Balance sheet position
Vale (VALE) ended 4Q15 with $3.6 billion in cash as compared to $4.5 billion at the end of 3Q15. Its total debt also increased from $28.9 billion to $29.5 billion. During January 2016, it also drew down $3 billion from its $5 billion revolving credit facility to maintain liquidity. The company also amended its financial covenants from 4.5x to 5.5x until the end of 2016. Vale had a gross debt to adjusted EBITDA ratio of 4.1x at the end of 2015. The company is trying hard to maintain liquidity and solvency in this market environment.
Debt repayments coming due
Vale has significant debt maturing in the next few years:
- $2 billion in 2016
- $3.1 billion in 2017
- $3.6 billion in 2018
- $2.8 billion in 2019
- $3.6 billion in 2020
With these debt maturities looming, Vale is aggressively focusing on selling assets. The asset sales that management is now targeting will be over and above the $4 billion to $5.5 billion it highlighted in December 2015. During the call, the company’s CEO said that it is “exploring more aggressive options to reduce our debt, including the sale of core assets.”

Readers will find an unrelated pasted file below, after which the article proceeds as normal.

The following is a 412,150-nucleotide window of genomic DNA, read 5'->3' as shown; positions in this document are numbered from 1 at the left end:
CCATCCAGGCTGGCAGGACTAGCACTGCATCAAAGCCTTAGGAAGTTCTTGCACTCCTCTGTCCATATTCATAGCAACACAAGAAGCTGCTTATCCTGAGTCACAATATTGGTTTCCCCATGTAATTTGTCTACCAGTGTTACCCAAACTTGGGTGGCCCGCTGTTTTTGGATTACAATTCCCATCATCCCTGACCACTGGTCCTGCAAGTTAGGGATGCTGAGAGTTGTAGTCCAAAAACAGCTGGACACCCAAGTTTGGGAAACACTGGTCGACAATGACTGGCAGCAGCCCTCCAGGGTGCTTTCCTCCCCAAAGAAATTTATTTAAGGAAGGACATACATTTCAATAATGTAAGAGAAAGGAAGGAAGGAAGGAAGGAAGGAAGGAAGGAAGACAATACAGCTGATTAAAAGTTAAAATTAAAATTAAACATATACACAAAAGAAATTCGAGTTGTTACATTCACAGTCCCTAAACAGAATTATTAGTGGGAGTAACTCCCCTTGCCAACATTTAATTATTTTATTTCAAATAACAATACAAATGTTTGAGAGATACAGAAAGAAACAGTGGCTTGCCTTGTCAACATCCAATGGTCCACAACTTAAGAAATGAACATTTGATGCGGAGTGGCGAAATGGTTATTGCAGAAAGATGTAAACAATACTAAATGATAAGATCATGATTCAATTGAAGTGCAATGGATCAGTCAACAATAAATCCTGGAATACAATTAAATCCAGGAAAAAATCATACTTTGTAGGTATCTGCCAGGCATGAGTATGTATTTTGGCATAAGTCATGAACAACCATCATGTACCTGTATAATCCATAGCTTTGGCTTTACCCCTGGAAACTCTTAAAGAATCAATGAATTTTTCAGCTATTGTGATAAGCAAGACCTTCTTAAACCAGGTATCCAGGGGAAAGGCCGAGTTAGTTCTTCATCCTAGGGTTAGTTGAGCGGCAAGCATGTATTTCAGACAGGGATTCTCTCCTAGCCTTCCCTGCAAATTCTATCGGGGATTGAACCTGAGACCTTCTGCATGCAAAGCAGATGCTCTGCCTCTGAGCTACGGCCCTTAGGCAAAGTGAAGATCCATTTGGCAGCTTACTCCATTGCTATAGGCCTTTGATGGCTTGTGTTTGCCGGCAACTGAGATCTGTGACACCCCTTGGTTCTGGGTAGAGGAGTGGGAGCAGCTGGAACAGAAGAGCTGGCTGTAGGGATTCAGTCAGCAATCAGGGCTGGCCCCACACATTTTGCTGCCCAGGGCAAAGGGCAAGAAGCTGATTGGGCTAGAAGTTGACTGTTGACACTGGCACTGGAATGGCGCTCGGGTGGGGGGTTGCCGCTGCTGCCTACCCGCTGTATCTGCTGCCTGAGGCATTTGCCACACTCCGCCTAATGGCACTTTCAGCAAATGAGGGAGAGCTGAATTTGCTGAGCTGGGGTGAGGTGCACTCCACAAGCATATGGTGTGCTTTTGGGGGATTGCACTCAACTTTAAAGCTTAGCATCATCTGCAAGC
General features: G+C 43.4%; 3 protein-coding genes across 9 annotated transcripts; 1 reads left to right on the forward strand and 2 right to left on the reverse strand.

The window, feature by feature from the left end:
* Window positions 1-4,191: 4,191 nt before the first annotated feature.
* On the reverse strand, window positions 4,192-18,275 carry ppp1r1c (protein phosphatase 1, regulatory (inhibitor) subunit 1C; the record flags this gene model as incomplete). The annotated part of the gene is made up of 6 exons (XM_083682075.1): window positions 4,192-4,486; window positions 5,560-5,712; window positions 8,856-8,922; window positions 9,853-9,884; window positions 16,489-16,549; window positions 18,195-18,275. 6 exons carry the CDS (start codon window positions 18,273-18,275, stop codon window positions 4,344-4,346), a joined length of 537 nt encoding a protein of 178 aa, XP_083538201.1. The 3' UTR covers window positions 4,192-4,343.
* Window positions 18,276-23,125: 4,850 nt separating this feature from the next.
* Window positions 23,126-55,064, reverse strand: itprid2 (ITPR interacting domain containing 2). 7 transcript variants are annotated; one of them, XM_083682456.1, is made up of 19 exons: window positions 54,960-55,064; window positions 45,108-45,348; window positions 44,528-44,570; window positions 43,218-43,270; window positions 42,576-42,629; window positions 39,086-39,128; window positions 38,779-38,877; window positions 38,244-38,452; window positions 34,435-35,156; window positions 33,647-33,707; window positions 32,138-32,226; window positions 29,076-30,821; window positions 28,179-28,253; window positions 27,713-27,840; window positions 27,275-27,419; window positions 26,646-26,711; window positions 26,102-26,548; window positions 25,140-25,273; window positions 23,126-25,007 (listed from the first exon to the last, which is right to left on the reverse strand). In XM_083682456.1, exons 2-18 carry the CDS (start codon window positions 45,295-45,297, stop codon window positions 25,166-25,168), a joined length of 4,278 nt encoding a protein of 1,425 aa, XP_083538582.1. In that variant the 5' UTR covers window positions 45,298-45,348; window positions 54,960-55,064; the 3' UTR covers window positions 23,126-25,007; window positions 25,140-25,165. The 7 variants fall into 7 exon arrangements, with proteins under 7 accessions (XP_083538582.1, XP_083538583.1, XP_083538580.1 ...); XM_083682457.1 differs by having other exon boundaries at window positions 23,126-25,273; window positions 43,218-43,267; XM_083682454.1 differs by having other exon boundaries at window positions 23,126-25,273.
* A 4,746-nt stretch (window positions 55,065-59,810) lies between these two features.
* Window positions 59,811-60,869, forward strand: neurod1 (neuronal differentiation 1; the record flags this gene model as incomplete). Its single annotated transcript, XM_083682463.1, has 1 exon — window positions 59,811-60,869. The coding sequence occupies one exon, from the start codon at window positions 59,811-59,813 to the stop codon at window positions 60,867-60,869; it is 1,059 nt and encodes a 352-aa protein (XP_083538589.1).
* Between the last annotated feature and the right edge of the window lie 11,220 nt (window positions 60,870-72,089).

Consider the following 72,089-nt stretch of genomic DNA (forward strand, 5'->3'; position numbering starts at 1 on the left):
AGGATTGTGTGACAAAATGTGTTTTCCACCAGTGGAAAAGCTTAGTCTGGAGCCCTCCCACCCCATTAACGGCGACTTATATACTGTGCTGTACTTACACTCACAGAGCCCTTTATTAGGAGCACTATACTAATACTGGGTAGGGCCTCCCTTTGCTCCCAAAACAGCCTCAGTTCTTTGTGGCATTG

Core asset sales
Earlier, the miner was more focused on selling non-core assets such as ships and fertilizers. Now, the core assets for sale could include any asset from iron ore, nickel, copper, coal, or fertilizers. The company, however, maintained that it is not considering equity offering as an option right now. Management expects to cut net debt to $15 billion in 18 months from $25.9 billion at the end of December 2015. Investors’ main concern at this point in time would be the valuation at which the company sells the assets. At this low point in the cycle, selling off assets at low prices would certainly be a negative.
Vale, however, is not unique in taking drastic measures. Freeport-McMoRan (FCX) and Anglo American (AAUKY) also decided to sell their assets to reduce their debts. On the other hand, BHP Billiton (BHP) (BBL) and Rio Tinto (RIO) have reduced their dividends (DVY) in a bid to conserve cash.